by Arne Sommer

# Boxed Primes with Raku

 Published 30. June 2023.

This is my response to The Weekly Challenge #223.

## Challenge #223.1: Count Primes

You are given a positive integer, `\$n`.

Write a script to find the total count of primes less than or equal to the given integer.

Example 1: ```Input: \$n = 10 Output: 4 Since there are 4 primes (2,3,5,7) less than or equal to 10. ``` Example 2: ```Input: \$n = 1 Output: 0 ``` Example 3: ```Input: \$n = 20 Output: 8 Since there are 4 primes (2,3,5,7,11,13,17,19) less than or equal to 20. ```

This is basically a one liner, shown here with the added crash bang line and error checking on the input.

File: count-primes ```#! /usr/bin/env raku unit sub MAIN (UInt \$n where \$n > 0); #  say (1 .. \$n).grep({ .is-prime }).elems; #  ```

 Ensure a positive (`where \$n > 0`) integer (`UInt` gives an usigned int, which includes zero, but the other part fixes that).

 Start with all the possible integers (`1 .. \$n`), disregarding the fact that 2 is the lowest prime (so we could have started there, instead of at 1). Then we use `grep` to collect only the values that are prime (with `.is-prime`). We are interested in the number of primes, not the values themselves, so we apply `.elems` to do just that, before printing the result.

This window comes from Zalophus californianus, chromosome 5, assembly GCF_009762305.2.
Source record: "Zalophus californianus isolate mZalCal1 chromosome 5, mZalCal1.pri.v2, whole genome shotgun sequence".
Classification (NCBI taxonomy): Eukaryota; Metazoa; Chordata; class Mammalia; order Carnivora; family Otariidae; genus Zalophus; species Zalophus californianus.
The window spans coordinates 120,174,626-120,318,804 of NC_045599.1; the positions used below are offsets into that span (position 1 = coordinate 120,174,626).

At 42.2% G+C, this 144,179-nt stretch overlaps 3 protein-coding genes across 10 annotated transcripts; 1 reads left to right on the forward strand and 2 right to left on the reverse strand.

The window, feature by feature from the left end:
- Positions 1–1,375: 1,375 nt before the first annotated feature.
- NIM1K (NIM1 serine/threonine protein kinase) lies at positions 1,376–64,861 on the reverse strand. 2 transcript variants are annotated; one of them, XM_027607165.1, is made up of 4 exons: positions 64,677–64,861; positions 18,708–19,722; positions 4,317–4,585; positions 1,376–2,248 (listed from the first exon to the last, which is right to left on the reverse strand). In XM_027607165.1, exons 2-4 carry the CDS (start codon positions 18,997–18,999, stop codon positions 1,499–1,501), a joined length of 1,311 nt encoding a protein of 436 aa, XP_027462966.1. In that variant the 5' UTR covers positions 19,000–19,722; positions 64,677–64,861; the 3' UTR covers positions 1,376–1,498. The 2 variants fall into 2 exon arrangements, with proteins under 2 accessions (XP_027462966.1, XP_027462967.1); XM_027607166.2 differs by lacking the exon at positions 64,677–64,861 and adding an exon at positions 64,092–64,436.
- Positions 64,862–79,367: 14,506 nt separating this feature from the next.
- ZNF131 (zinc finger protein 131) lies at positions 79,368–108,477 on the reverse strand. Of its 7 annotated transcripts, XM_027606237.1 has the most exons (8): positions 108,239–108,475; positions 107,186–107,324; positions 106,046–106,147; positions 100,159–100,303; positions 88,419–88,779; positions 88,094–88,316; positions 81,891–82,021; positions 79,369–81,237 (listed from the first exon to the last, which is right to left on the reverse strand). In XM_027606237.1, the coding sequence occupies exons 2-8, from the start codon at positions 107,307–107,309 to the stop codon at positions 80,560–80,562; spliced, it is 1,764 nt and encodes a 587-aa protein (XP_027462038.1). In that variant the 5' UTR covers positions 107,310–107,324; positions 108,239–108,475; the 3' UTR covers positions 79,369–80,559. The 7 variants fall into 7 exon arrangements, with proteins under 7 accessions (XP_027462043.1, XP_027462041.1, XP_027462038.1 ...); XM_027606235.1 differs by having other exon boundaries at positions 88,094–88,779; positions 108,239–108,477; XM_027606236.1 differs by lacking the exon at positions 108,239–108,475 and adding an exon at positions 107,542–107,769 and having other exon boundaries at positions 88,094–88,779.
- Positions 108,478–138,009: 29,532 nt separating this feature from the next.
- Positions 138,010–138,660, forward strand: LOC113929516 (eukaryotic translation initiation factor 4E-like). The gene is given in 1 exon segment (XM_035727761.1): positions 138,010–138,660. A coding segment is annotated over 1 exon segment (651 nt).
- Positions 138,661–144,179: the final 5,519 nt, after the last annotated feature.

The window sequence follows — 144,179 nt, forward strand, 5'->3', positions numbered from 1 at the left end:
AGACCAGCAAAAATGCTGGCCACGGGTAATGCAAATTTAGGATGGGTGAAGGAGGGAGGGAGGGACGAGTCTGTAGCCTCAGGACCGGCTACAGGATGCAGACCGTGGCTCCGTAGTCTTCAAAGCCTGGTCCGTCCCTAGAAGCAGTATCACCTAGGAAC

See docs.raku.org/routine/is-prime for more information about `is-prime`.

Running it:

```\$ ./count-primes 10 4 \$ ./count-primes 1 0 \$ ./count-primes 20 8 ```

Looking good.

Some more, just for fun:

```\$ ./count-primes 1_000_000 78498 \$ ./count-primes 2_000_000 148933 \$ ./count-primes 3_000_000 216816 \$ ./count-primes 4_000_000 283146 \$ ./count-primes 5_000_000 348513 ```

## Challenge #223.2: Box Coins

You are given an array representing box coins, `@box`.

Write a script to collect the maximum coins until you took out all boxes. If we pick `box[i]` then we collect the coins `\$box[i-1] * \$box[i] * \$box[i+1]`. If `\$box[i+1]` or `\$box[i-1]` is out of bound then treat it as `1 coin`.

Example 1: ```Input: @box = (3, 1, 5, 8) Output: 167 Step 1: pick box [i=1] and collected coins 3 * 1 * 5 => 15. Boxes available (3, 5, 8). Step 2: pick box [i=1] and collected coins 3 * 5 * 8 => 120. Boxes available (3, 8). Step 3: pick box [i=0] and collected coins 1 * 3 * 8 => 24. Boxes available (8). Step 4: pick box [i=0] and collected coins 1 * 8 * 1 => 8. No more box available. ``` Example 2: ```Input: @box = (1, 5) Output: 10 Step 1: pick box [i=0] and collected coins 1 * 1 * 5 => 5. Boxes available (5). Step 2: pick box [i=0] and collected coins 1 * 5 * 1 => 5. No more box available. ```

We are looking for the maximum. This is best achieved by eliminating the smallest numbers first, so that can multiply even larger numbers in future steps.

This approach works until we have 3 boxes left, and this step should give us the largest contribution to the grand total (as we now have the threee largest numbers in the input; just as in step 2 for the second example).